To the Table, by Lisa Graham McMinn

McMinn, a sociologist and co-owner of a small farm, presumes a certain level of privilege among her readers: choose heirloom seeds; eat only fair trade chocolate; avoid plastic food containers; and buy eggs “from a local source, if possible, and/or from chickens raised outside eating grass and bugs.” Still, this book is an enticing reflection on the sacramental nature of preparing and eating meals.

The science of injustice

A review of Adam Benforado

The Enlightenment view of autonomous human subjects is built into the law, so the criminal justice system floats on myths and superstitions.

Hermeneutics in a fragile land

A review of Will Stalder

The history of Palestinian Christian interpretation of the Old Testament reminds us of the nuanced, fragile nature of life in that region.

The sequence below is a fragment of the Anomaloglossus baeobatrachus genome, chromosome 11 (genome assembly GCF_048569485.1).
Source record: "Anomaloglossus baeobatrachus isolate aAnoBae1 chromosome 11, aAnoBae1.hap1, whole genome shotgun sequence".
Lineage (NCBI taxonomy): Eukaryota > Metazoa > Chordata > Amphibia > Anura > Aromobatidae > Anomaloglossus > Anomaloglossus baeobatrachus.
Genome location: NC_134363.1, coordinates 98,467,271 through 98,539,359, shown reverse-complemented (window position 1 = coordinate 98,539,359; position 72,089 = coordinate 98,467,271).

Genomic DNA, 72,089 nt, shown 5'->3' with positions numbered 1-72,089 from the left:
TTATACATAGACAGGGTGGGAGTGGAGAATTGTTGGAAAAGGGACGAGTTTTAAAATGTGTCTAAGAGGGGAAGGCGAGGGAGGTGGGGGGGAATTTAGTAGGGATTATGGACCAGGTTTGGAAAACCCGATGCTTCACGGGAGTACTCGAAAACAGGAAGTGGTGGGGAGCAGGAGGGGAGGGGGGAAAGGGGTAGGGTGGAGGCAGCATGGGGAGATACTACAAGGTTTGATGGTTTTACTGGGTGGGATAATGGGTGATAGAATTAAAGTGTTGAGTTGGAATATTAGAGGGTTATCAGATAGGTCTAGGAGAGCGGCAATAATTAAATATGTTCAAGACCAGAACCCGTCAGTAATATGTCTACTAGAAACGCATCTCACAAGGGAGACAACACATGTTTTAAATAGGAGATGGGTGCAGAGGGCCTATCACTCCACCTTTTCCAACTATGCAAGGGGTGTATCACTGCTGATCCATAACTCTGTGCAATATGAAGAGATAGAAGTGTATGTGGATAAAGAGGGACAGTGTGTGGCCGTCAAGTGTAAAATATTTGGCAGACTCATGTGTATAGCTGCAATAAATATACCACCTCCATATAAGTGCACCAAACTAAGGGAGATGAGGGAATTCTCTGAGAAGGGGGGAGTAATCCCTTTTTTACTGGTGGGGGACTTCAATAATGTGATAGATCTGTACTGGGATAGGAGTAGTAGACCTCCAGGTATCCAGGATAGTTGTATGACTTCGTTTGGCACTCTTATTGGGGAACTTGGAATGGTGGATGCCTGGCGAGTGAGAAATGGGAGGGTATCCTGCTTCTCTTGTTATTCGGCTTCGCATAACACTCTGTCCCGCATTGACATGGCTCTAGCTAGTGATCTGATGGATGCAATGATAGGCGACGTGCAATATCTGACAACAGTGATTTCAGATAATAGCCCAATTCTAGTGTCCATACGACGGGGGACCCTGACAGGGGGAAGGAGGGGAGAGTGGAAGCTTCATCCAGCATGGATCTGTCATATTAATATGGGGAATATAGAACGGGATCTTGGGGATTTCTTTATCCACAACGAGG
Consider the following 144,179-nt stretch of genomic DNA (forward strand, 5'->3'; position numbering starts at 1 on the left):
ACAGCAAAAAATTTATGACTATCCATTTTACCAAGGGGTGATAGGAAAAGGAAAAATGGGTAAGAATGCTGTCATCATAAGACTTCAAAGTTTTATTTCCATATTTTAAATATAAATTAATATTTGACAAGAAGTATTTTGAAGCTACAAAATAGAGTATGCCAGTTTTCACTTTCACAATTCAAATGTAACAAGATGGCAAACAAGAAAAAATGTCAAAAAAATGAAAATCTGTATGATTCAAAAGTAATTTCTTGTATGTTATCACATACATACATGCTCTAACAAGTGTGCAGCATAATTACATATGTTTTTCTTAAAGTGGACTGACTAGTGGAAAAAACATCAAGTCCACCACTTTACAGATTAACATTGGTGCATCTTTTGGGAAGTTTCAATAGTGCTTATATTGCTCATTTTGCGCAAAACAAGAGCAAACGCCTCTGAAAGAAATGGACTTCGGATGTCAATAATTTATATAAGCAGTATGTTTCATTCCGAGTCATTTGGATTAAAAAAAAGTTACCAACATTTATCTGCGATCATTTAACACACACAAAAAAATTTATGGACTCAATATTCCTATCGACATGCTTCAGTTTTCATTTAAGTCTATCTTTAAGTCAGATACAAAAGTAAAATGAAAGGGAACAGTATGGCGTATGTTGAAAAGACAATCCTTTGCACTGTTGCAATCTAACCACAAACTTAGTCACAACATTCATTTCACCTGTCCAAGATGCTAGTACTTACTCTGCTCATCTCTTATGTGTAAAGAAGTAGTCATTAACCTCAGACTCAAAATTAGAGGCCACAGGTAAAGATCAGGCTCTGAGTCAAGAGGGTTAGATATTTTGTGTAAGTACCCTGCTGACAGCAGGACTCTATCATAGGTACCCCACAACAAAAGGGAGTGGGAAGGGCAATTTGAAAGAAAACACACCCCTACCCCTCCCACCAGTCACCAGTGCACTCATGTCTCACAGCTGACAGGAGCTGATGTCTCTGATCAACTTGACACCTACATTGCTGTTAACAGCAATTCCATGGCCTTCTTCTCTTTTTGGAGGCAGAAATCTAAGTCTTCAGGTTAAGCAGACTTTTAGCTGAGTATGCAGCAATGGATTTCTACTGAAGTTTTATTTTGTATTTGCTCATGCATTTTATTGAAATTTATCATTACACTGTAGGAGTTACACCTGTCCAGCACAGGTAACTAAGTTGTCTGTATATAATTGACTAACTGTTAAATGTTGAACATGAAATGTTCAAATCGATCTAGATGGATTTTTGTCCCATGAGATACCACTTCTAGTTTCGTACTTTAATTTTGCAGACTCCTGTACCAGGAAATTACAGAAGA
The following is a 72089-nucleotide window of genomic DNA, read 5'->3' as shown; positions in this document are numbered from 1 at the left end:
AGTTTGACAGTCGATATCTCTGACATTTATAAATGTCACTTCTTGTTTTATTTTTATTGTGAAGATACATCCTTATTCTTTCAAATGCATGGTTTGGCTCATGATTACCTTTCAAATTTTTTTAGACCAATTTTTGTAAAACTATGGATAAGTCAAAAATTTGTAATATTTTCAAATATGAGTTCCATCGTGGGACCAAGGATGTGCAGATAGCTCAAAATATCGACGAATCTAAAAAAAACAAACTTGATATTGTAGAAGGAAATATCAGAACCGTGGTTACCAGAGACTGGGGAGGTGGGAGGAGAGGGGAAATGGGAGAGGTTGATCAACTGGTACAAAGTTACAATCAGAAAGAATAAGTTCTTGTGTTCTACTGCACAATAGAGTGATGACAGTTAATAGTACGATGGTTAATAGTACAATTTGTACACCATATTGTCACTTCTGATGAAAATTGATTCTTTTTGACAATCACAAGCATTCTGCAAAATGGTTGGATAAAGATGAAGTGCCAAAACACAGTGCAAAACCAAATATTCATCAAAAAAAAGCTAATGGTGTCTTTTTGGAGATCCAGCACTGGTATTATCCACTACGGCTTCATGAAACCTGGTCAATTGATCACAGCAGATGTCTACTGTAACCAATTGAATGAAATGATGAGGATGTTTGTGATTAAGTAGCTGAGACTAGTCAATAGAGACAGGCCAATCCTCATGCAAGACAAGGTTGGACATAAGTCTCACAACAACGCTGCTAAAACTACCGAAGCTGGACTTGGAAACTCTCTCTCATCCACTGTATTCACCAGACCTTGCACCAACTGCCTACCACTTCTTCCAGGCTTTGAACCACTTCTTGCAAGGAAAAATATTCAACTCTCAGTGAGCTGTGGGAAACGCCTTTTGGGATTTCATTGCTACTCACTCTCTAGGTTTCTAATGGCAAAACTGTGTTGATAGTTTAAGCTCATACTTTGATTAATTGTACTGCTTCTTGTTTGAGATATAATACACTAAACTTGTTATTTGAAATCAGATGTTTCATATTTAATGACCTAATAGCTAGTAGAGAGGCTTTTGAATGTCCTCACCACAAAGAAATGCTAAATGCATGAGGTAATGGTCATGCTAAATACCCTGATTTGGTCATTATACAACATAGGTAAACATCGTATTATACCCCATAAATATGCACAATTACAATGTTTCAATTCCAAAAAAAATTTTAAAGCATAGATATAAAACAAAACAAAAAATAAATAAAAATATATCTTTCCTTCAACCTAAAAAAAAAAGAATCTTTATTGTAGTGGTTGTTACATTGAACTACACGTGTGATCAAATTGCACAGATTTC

The complex, beautiful history of science

A review of Susan Wise Bauer

Microscopes reveal countless worlds inside the world, from cells to tiny structures within cells diligently performing mysterious tasks.

God Mocks, by Terry Lindvall

Although the title refers to divine mocking, this volume focuses primarily on the ways people mock one another around religious beliefs and practices. Tracing satire through the history of religious thought, professor and film producer Terry Lindvall locates each mocker on two scales: from humor to rage, and from ridicule to moral purpose.